President Clinton won't find it easy to convince Republicans in Congress that the FHA mortgage insurance plan should be expanded to let the government insure home loans as large as $227,150.
Under Mr. Clinton's proposal, which will be sent to Congress next month in his 1999 budget, the Depression-era program would have the same loan ceiling as Fannie Mae and Freddie Mac, the government-sponsored mortgage investors. Loans under the FHA program are now insured up to 75% of the Fannie/Freddie ceiling.
News of the President's latest plan came Saturday in a speech by Andrew Cuomo, secretary of the Department of Housing and Urban Development, to the board of the National Association of Home Builders at its annual convention.
Speaking later to reporters, Mr. Cuomo said, "We need to get the market share that we had at one time." The FHA financed 40% of the nation's housing starts in the 1940s, he said; it now finances 10%.
"In high-cost areas-California, New York, Boston-middle-class families are being priced out of the market, and FHA isn't there to help," Mr. Cuomo said.
Mr. Clinton's plan to get a higher ceiling died a quiet death last year. Congress simply didn't act on it, even though an expanded FHA program would have added revenue to the federal budget.
Rep. Rick Lazio, R-N.Y., who leads the housing subcommittee of the House Banking Committee, is likely to oppose the increase.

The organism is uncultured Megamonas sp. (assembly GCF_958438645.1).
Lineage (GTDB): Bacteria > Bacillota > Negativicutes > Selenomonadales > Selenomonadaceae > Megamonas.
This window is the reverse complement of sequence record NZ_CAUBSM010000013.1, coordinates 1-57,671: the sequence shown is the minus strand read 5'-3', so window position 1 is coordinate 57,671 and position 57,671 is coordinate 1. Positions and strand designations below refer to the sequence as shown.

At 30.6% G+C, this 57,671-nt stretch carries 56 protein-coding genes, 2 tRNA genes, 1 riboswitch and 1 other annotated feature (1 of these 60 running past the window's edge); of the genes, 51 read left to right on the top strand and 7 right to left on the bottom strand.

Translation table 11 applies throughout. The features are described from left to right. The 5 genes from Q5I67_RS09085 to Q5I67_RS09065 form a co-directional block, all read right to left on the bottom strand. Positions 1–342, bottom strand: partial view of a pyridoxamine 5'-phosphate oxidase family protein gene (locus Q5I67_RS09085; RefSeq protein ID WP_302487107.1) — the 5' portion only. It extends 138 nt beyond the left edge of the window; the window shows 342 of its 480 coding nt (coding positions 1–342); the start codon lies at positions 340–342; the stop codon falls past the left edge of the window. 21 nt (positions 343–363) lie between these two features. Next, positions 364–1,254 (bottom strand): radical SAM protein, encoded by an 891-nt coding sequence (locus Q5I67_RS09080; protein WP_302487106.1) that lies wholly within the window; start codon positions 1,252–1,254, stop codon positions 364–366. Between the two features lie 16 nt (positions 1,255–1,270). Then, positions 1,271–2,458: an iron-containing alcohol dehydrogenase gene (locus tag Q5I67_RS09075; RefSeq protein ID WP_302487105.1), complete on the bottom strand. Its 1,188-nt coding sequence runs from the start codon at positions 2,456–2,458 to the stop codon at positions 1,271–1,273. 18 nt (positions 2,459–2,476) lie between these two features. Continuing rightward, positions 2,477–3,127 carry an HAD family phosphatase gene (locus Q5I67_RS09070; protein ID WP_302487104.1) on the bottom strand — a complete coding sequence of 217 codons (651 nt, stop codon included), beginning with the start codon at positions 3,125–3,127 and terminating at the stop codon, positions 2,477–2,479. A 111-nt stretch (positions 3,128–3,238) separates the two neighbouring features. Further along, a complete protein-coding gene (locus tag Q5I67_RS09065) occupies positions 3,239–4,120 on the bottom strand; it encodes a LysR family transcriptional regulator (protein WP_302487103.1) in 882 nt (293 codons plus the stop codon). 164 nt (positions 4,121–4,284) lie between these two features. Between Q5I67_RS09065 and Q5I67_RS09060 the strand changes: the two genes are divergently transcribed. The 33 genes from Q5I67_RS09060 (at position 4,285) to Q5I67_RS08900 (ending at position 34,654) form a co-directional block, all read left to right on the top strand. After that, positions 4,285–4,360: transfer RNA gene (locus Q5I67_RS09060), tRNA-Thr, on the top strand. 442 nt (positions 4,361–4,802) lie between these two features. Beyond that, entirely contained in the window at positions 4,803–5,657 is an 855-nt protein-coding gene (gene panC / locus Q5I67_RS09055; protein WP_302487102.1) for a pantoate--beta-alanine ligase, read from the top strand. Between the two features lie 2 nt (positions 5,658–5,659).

"President Clinton wants to pay for pet programs by expanding government's intrusion into private markets," Rep. Lazio said in a statement in 1996, when the President first proposed the increase. "The only real outcome of this proposal will be to energize Fannie Mae to engage in another expensive campaign to protect their government-subsidized market share."
As Rep. Lazio and Mr. Cuomo acknowledge, the debate over the FHA is a debate over market share.
Through a complex system of subsidies and other privileges, the government has carved up the nation's home loan market among different players.
Up to the conforming loan limit, $227,150 this year, Fannie Mae and Freddie Mac dominate the market, buying about 40% of loans.
For loans with down payments under 20% of home value, Fannie and Freddie require homebuyers to get private mortgage insurance.
The agencies have never supported the FHA's expansion, and mortgage insurers have vehemently opposed it.
In his remarks Saturday, Mr. Cuomo said he didn't "see any obvious reason" why Fannie Mae and Freddie Mac would oppose the expansion.
"The only people who go to FHA are the people the private mortgage insurers won't insure," Mr. Cuomo argued.